It’s been a strange year for Rafael Nadal.
He’s No. 1 on the ATP rankings even though it’s late April and he’s only played two tournaments. Roger Federer is sitting out the claycourt season. Novak Djokovic is injured — or not injured if you ask him — but he’s not winning. Stan Wawrinka is injured.
None of the ATP “Next Gen” are stepping up to challenge the old guard, and we mean old, like some pushing 40.
So Rafa seemingly has the claycourt season all to himself, but can he trudge through every week of the dirt season like a man in his 20s?
The 30-year-old withdrew mid-Australian Open with a hip injury, and returned only at the Davis Cup two weeks ago, winning then sweeping to the Monte Carlo title.
Kei Nishikori (now 0-4 in Masters finals) never had a chance, falling 6-3, 6-2 in the Monte Carlo final.
“He gives me all the balls back,” said Nishikori. “I was kind of out of gas, especially in the second set. How he plays…he makes every shot. He makes it tough. I think he was also playing great tennis.”
It was an incredible 11th Monte Carlo title for the Spaniard, and he goes for 11 again this week in Barcelona.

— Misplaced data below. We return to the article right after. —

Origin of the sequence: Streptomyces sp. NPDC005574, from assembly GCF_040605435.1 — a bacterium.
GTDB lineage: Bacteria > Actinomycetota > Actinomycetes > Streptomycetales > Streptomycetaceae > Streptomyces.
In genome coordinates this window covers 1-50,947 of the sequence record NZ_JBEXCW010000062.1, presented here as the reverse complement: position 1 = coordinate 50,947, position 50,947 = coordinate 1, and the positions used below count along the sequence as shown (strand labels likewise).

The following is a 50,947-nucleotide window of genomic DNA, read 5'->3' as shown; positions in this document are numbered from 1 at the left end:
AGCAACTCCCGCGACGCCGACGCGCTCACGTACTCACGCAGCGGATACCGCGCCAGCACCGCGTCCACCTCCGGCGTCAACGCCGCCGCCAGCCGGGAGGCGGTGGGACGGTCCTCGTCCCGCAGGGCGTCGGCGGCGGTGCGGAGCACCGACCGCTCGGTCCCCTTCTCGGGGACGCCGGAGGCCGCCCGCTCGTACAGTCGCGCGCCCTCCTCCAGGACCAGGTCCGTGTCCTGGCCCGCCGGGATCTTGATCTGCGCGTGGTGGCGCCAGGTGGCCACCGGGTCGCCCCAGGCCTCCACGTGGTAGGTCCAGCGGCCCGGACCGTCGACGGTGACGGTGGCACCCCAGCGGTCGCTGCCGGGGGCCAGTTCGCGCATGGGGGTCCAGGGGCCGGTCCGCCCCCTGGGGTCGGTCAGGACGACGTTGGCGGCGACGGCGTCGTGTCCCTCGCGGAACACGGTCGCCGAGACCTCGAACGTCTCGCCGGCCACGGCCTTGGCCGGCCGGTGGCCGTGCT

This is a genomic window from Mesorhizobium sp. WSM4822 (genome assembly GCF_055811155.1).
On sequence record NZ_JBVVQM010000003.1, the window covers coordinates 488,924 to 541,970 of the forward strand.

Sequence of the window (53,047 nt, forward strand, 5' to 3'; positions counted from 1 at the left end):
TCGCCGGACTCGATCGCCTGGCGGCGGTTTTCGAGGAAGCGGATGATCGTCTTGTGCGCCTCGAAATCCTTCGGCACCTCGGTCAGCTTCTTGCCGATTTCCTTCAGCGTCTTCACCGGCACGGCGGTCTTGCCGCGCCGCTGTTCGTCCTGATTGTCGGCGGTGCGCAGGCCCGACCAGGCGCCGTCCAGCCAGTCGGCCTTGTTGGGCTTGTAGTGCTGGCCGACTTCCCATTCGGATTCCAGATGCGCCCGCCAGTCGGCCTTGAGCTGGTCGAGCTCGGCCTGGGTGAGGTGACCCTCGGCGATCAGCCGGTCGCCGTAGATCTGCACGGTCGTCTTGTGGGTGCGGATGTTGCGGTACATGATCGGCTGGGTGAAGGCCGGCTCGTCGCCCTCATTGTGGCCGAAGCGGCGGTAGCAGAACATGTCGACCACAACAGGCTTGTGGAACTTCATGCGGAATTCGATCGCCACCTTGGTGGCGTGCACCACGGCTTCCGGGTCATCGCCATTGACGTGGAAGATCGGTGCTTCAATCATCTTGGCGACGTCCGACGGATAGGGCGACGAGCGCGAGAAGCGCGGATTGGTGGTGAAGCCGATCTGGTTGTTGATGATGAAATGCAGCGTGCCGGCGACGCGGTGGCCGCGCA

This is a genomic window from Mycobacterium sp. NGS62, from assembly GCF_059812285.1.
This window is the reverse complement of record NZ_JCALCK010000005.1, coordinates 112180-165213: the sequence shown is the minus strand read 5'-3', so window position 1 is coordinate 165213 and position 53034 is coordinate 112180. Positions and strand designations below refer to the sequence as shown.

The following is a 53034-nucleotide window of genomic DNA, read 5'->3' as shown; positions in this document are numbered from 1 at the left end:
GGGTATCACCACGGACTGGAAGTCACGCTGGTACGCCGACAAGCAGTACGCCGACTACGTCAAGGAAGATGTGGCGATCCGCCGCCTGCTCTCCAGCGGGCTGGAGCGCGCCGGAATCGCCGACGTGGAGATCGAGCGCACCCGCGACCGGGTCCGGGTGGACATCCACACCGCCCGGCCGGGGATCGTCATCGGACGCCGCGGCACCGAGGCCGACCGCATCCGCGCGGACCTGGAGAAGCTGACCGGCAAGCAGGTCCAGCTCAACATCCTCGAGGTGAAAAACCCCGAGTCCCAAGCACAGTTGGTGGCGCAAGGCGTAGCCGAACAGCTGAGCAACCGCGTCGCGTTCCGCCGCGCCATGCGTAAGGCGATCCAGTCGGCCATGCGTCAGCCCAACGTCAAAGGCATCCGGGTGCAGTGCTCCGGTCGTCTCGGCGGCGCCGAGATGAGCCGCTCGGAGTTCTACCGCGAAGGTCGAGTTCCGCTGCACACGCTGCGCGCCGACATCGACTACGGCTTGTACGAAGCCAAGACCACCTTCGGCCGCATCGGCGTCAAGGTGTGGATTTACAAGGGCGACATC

“These kind of things are not going to happen forever, so I just try to enjoy them and to play with the full passion and with the full energy and concentration, full love for the sport until I can,” said Nadal. “I know the day to say goodbye is closer than 10 years ago.”
Nadal has only an 11-1 win-loss record in 2018, almost four months in. But he begins his 171st week at No. 1 on the ATP rankings on Monday, breaking a tie with American John McEnroe (170 weeks). One more title and will tie McEnroe’s career 77.
He is also now the all-time Masters title leader with 31, separating himself from Djokovic who has 30. With the Monte Carlo win Nadal broke his own record for wins at a single tournament.
“Next week is another week that I have a tough draw in Barcelona,” Nadal said. “Is the moment to stay focused and to keep holding that momentum that is good one after winning seven matches in a row on clay now, this year.”
Is this a fully-healthy Nadal, or a 30-year-old Spaniard with a history of bad knees and now hips with an injury around the corner? Will a fresh injection of blood platelets get him through the claycourt season? Will he finish the year No. 1?
So many questions, who has the answers?
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